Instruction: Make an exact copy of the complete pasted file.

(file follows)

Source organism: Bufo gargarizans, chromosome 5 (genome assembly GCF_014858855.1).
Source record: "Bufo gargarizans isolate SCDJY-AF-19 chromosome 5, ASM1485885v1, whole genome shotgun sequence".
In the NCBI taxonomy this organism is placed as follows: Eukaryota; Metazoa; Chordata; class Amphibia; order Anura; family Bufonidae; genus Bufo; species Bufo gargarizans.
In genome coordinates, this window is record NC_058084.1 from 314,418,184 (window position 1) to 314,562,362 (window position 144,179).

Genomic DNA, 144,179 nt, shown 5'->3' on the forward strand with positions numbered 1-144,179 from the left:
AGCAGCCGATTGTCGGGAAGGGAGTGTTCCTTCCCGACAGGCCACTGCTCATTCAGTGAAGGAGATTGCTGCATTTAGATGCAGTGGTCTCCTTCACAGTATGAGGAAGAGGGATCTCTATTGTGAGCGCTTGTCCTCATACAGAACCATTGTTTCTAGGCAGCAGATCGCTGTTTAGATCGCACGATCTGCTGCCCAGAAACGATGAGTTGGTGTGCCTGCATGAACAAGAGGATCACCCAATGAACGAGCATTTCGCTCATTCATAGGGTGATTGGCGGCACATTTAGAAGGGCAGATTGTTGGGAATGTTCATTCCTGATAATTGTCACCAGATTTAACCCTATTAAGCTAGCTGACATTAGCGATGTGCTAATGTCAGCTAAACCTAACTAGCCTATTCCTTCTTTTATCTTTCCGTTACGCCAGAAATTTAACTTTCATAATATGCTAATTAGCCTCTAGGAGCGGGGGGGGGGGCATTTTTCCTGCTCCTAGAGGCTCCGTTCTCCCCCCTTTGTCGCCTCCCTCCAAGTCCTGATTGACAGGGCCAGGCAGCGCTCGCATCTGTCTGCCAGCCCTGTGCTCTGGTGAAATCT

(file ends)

Source organism: Bufo gargarizans, chromosome 5 (genome assembly GCF_014858855.1).
Source record: "Bufo gargarizans isolate SCDJY-AF-19 chromosome 5, ASM1485885v1, whole genome shotgun sequence".
In the NCBI taxonomy this organism is placed as follows: Eukaryota; Metazoa; Chordata; class Amphibia; order Anura; family Bufonidae; genus Bufo; species Bufo gargarizans.
In genome coordinates, this window is record NC_058084.1 from 314,418,184 (window position 1) to 314,562,362 (window position 144,179).

Genomic DNA, 144,179 nt, shown 5'->3' on the forward strand with positions numbered 1-144,179 from the left:
AGCAGCCGATTGTCGGGAAGGGAGTGTTCCTTCCCGACAGGCCACTGCTCATTCAGTGAAGGAGATTGCTGCATTTAGATGCAGTGGTCTCCTTCACAGTATGAGGAAGAGGGATCTCTATTGTGAGCGCTTGTCCTCATACAGAACCATTGTTTCTAGGCAGCAGATCGCTGTTTAGATCGCACGATCTGCTGCCCAGAAACGATGAGTTGGTGTGCCTGCATGAACAAGAGGATCACCCAATGAACGAGCATTTCGCTCATTCATAGGGTGATTGGCGGCACATTTAGAAGGGCAGATTGTTGGGAATGTTCATTCCTGATAATTGTCACCAGATTTAACCCTATTAAGCTAGCTGACATTAGCGATGTGCTAATGTCAGCTAAACCTAACTAGCCTATTCCTTCTTTTATCTTTCCGTTACGCCAGAAATTTAACTTTCATAATATGCTAATTAGCCTCTAGGAGCGGGGGGGGGGGCATTTTTCCTGCTCCTAGAGGCTCCGTTCTCCCCCCTTTGTCGCCTCCCTCCAAGTCCTGATTGACAGGGCCAGGCAGCGCTCGCATCTGTCTGCCAGCCCTGTGCTCTGGTGAAATCT